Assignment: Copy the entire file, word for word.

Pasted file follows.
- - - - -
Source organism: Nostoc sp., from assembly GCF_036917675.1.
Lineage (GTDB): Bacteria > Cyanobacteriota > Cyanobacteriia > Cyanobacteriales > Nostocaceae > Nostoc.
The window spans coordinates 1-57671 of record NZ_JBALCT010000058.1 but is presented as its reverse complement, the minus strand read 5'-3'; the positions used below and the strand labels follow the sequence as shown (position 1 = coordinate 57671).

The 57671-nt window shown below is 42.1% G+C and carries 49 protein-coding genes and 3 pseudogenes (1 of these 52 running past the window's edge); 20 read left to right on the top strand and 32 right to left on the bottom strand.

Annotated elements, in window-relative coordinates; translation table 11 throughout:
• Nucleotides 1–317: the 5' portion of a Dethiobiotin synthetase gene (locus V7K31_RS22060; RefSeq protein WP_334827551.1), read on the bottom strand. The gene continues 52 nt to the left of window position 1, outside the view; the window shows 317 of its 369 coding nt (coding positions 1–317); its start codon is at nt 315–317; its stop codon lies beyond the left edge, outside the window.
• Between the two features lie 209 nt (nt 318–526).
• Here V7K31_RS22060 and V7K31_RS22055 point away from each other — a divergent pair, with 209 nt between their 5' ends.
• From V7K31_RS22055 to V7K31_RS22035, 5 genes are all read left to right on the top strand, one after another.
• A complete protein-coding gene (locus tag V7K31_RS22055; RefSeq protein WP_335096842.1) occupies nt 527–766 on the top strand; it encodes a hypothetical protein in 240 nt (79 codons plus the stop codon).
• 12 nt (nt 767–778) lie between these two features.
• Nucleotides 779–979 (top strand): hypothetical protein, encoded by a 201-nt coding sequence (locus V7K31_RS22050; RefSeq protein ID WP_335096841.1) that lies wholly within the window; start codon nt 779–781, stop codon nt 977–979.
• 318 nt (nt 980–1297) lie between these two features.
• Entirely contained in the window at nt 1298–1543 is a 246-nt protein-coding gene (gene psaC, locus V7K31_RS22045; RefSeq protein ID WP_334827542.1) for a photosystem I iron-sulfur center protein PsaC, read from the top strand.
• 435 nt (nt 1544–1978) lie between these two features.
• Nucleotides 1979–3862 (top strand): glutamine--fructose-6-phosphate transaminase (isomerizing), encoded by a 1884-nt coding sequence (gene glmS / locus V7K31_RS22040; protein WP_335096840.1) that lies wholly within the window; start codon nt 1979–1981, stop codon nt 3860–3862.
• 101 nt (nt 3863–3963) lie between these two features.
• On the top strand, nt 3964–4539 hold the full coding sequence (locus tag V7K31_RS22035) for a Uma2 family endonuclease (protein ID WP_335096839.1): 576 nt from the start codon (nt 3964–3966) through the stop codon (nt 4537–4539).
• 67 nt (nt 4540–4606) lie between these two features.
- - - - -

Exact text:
Source organism: Nostoc sp., from assembly GCF_036917675.1.
Lineage (GTDB): Bacteria > Cyanobacteriota > Cyanobacteriia > Cyanobacteriales > Nostocaceae > Nostoc.
The window spans coordinates 1-57671 of record NZ_JBALCT010000058.1 but is presented as its reverse complement, the minus strand read 5'-3'; the positions used below and the strand labels follow the sequence as shown (position 1 = coordinate 57671).

The 57671-nt window shown below is 42.1% G+C and carries 49 protein-coding genes and 3 pseudogenes (1 of these 52 running past the window's edge); 20 read left to right on the top strand and 32 right to left on the bottom strand.

Annotated elements, in window-relative coordinates; translation table 11 throughout:
• Nucleotides 1–317: the 5' portion of a Dethiobiotin synthetase gene (locus V7K31_RS22060; RefSeq protein WP_334827551.1), read on the bottom strand. The gene continues 52 nt to the left of window position 1, outside the view; the window shows 317 of its 369 coding nt (coding positions 1–317); its start codon is at nt 315–317; its stop codon lies beyond the left edge, outside the window.
• Between the two features lie 209 nt (nt 318–526).
• Here V7K31_RS22060 and V7K31_RS22055 point away from each other — a divergent pair, with 209 nt between their 5' ends.
• From V7K31_RS22055 to V7K31_RS22035, 5 genes are all read left to right on the top strand, one after another.
• A complete protein-coding gene (locus tag V7K31_RS22055; RefSeq protein WP_335096842.1) occupies nt 527–766 on the top strand; it encodes a hypothetical protein in 240 nt (79 codons plus the stop codon).
• 12 nt (nt 767–778) lie between these two features.
• Nucleotides 779–979 (top strand): hypothetical protein, encoded by a 201-nt coding sequence (locus V7K31_RS22050; RefSeq protein ID WP_335096841.1) that lies wholly within the window; start codon nt 779–781, stop codon nt 977–979.
• 318 nt (nt 980–1297) lie between these two features.
• Entirely contained in the window at nt 1298–1543 is a 246-nt protein-coding gene (gene psaC, locus V7K31_RS22045; RefSeq protein ID WP_334827542.1) for a photosystem I iron-sulfur center protein PsaC, read from the top strand.
• 435 nt (nt 1544–1978) lie between these two features.
• Nucleotides 1979–3862 (top strand): glutamine--fructose-6-phosphate transaminase (isomerizing), encoded by a 1884-nt coding sequence (gene glmS / locus V7K31_RS22040; protein WP_335096840.1) that lies wholly within the window; start codon nt 1979–1981, stop codon nt 3860–3862.
• 101 nt (nt 3863–3963) lie between these two features.
• On the top strand, nt 3964–4539 hold the full coding sequence (locus tag V7K31_RS22035) for a Uma2 family endonuclease (protein ID WP_335096839.1): 576 nt from the start codon (nt 3964–3966) through the stop codon (nt 4537–4539).
• 67 nt (nt 4540–4606) lie between these two features.